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China Criticizes US Report on Its Military

China is blasting a U.S. report on Chinese military power as groundless.

China criticized the Defense Department annual report presented to Congress nearly two-months ago.

Official government newspapers carried statements saying the report contains "groundless conclusions" and that it "wantonly misrepresents China's strategic goals."

The Pentagon report, released in late July, says China is beefing up its arsenal and is expected to add 75 short-range missiles each year. The report says Beijing is buying or developing other new equipment in preparation for a potential conflict with Taiwan.

U.S. officials have said China is developing weapons systems that would counter efforts by Washington to intervene if China decides to invade Taiwan.

Chinese government spokesman Kong Quan dismissed the U.S. report as exaggerated, and repeated earlier admonitions about U.S. military sales to Taiwan.

He said there are a handful of people in the United States who have exaggerated China's military expenditures and its threat to Taiwan. Mr. Kong says China believes the real purpose of the report is to find an excuse for U.S. arms sales to Taiwan.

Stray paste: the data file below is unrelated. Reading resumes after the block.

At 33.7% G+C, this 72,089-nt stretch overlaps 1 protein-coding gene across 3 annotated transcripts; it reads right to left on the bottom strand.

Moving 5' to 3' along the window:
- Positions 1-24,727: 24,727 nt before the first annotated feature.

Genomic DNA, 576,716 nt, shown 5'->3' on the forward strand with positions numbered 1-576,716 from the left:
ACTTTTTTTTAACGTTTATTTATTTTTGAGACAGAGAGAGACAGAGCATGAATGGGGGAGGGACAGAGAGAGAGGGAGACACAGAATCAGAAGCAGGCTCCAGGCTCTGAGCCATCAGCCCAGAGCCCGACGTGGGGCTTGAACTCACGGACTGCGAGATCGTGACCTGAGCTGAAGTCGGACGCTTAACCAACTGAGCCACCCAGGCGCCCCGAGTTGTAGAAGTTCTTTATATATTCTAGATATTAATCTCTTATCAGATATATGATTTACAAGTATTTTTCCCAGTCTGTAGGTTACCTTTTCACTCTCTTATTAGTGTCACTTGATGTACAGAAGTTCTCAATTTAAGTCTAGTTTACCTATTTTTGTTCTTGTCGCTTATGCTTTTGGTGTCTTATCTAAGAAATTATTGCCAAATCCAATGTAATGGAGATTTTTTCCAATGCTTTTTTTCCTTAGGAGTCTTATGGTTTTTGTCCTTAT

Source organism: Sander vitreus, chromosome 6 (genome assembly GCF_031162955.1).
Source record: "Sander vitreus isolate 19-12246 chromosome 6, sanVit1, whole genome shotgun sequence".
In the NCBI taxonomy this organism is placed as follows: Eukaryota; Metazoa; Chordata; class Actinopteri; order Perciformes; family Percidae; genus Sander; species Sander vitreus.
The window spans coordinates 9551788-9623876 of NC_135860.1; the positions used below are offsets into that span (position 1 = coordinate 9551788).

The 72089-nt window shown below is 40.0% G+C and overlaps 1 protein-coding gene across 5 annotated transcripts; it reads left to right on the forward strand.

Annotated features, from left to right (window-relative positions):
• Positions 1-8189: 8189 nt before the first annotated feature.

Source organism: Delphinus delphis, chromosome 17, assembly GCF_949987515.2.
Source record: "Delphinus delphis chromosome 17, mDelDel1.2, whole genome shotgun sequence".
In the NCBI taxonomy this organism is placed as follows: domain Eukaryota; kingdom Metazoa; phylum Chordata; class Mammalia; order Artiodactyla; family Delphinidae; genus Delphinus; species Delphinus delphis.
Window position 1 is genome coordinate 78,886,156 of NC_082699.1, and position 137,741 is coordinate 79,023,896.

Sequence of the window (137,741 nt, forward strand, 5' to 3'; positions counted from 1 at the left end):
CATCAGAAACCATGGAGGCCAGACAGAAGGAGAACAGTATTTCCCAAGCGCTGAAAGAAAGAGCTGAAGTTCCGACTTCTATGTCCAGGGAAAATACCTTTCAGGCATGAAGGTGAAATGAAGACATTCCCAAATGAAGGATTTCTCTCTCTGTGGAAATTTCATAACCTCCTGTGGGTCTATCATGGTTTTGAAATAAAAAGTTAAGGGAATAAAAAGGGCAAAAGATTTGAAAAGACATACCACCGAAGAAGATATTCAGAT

Although the United States and Taiwan have no formal diplomatic relations, the Bush administration has indicated it would help defend Taiwan against aggressors. In times of high tension, the United States has sailed warships into the Taiwan Strait to send a message to China that it will not tolerate belligerent behavior.

Defense analysts say U.S. companies are the main suppliers of weapons to Taiwan's military.

China and Taiwan have had separate governments since the end of a civil war in 1949, and Beijing considers the island a renegade province. China has threatened to attack Taiwan if its government declares independence.

China, with the world's largest standing army, says it spends $20 billion a year on defense. But U.S. officials say the figure is closer to $65 billion.

Washington has said it views China's rapid military buildup as potentially destabilizing.

U.S. officials say China apparently believes the United States poses a significant long-term challenge, and say Chinese leaders have asserted that Washington seeks to contain the growth of Chinese power.

Despite the acrimonious exchange, officials in both countries have described current Sino-U.S. relations as being at their best in many years.